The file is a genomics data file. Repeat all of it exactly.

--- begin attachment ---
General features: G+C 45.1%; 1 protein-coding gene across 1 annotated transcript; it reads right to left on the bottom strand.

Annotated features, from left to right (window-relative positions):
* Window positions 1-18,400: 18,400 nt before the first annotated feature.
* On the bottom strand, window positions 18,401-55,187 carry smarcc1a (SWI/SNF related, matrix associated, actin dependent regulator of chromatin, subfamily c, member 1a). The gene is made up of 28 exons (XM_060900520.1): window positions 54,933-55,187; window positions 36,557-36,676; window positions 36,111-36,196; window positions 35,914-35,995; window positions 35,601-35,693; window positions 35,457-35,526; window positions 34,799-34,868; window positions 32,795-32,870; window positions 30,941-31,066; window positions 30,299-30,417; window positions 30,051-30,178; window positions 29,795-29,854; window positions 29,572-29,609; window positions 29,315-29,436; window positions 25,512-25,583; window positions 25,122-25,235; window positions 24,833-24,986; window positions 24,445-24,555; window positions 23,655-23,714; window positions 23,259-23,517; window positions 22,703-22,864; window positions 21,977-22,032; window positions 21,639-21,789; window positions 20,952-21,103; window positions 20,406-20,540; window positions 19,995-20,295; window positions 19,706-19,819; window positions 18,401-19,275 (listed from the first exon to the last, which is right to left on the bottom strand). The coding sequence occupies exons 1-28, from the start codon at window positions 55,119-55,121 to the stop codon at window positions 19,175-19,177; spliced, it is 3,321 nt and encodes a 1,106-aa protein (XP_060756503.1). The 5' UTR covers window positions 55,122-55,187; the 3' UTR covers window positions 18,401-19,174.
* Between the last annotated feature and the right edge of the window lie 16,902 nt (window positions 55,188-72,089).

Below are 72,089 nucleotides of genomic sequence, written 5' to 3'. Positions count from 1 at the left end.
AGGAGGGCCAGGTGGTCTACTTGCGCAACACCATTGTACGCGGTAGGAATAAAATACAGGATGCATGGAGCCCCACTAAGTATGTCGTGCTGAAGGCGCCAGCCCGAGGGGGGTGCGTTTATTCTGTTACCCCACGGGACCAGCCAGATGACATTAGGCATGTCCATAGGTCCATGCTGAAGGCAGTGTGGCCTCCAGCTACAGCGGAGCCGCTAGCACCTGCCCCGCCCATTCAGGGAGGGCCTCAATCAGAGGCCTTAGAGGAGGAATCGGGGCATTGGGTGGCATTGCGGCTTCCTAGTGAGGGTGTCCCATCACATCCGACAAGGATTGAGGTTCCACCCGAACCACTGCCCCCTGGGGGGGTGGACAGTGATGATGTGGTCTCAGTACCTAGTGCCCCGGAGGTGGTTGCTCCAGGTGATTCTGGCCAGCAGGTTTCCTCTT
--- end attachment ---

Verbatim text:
General features: G+C 45.1%; 1 protein-coding gene across 1 annotated transcript; it reads right to left on the bottom strand.

Annotated features, from left to right (window-relative positions):
* Window positions 1-18,400: 18,400 nt before the first annotated feature.
* On the bottom strand, window positions 18,401-55,187 carry smarcc1a (SWI/SNF related, matrix associated, actin dependent regulator of chromatin, subfamily c, member 1a). The gene is made up of 28 exons (XM_060900520.1): window positions 54,933-55,187; window positions 36,557-36,676; window positions 36,111-36,196; window positions 35,914-35,995; window positions 35,601-35,693; window positions 35,457-35,526; window positions 34,799-34,868; window positions 32,795-32,870; window positions 30,941-31,066; window positions 30,299-30,417; window positions 30,051-30,178; window positions 29,795-29,854; window positions 29,572-29,609; window positions 29,315-29,436; window positions 25,512-25,583; window positions 25,122-25,235; window positions 24,833-24,986; window positions 24,445-24,555; window positions 23,655-23,714; window positions 23,259-23,517; window positions 22,703-22,864; window positions 21,977-22,032; window positions 21,639-21,789; window positions 20,952-21,103; window positions 20,406-20,540; window positions 19,995-20,295; window positions 19,706-19,819; window positions 18,401-19,275 (listed from the first exon to the last, which is right to left on the bottom strand). The coding sequence occupies exons 1-28, from the start codon at window positions 55,119-55,121 to the stop codon at window positions 19,175-19,177; spliced, it is 3,321 nt and encodes a 1,106-aa protein (XP_060756503.1). The 5' UTR covers window positions 55,122-55,187; the 3' UTR covers window positions 18,401-19,174.
* Between the last annotated feature and the right edge of the window lie 16,902 nt (window positions 55,188-72,089).

Below are 72,089 nucleotides of genomic sequence, written 5' to 3'. Positions count from 1 at the left end.
AGGAGGGCCAGGTGGTCTACTTGCGCAACACCATTGTACGCGGTAGGAATAAAATACAGGATGCATGGAGCCCCACTAAGTATGTCGTGCTGAAGGCGCCAGCCCGAGGGGGGTGCGTTTATTCTGTTACCCCACGGGACCAGCCAGATGACATTAGGCATGTCCATAGGTCCATGCTGAAGGCAGTGTGGCCTCCAGCTACAGCGGAGCCGCTAGCACCTGCCCCGCCCATTCAGGGAGGGCCTCAATCAGAGGCCTTAGAGGAGGAATCGGGGCATTGGGTGGCATTGCGGCTTCCTAGTGAGGGTGTCCCATCACATCCGACAAGGATTGAGGTTCCACCCGAACCACTGCCCCCTGGGGGGGTGGACAGTGATGATGTGGTCTCAGTACCTAGTGCCCCGGAGGTGGTTGCTCCAGGTGATTCTGGCCAGCAGGTTTCCTCTT